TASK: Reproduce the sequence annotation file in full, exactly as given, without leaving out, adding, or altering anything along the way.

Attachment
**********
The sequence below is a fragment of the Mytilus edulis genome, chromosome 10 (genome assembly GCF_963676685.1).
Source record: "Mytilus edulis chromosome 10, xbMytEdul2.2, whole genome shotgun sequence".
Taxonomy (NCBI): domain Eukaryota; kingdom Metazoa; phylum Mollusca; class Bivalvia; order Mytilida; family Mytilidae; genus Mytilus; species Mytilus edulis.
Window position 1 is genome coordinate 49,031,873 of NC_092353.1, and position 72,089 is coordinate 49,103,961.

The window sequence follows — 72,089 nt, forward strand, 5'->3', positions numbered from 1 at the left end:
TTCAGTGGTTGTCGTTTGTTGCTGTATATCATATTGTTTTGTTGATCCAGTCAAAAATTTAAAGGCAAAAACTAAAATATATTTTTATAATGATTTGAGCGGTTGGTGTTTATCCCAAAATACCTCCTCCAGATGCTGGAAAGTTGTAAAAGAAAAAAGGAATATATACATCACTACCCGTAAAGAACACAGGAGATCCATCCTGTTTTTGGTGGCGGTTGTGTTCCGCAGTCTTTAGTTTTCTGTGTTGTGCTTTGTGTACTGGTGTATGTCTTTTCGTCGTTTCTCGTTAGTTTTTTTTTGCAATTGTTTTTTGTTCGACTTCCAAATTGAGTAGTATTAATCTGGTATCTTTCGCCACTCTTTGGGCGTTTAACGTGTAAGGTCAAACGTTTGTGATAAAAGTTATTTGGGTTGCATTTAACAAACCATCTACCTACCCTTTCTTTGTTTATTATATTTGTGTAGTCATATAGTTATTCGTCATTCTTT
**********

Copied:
The sequence below is a fragment of the Mytilus edulis genome, chromosome 10 (genome assembly GCF_963676685.1).
Source record: "Mytilus edulis chromosome 10, xbMytEdul2.2, whole genome shotgun sequence".
Taxonomy (NCBI): domain Eukaryota; kingdom Metazoa; phylum Mollusca; class Bivalvia; order Mytilida; family Mytilidae; genus Mytilus; species Mytilus edulis.
Window position 1 is genome coordinate 49,031,873 of NC_092353.1, and position 72,089 is coordinate 49,103,961.

The window sequence follows — 72,089 nt, forward strand, 5'->3', positions numbered from 1 at the left end:
TTCAGTGGTTGTCGTTTGTTGCTGTATATCATATTGTTTTGTTGATCCAGTCAAAAATTTAAAGGCAAAAACTAAAATATATTTTTATAATGATTTGAGCGGTTGGTGTTTATCCCAAAATACCTCCTCCAGATGCTGGAAAGTTGTAAAAGAAAAAAGGAATATATACATCACTACCCGTAAAGAACACAGGAGATCCATCCTGTTTTTGGTGGCGGTTGTGTTCCGCAGTCTTTAGTTTTCTGTGTTGTGCTTTGTGTACTGGTGTATGTCTTTTCGTCGTTTCTCGTTAGTTTTTTTTTGCAATTGTTTTTTGTTCGACTTCCAAATTGAGTAGTATTAATCTGGTATCTTTCGCCACTCTTTGGGCGTTTAACGTGTAAGGTCAAACGTTTGTGATAAAAGTTATTTGGGTTGCATTTAACAAACCATCTACCTACCCTTTCTTTGTTTATTATATTTGTGTAGTCATATAGTTATTCGTCATTCTTT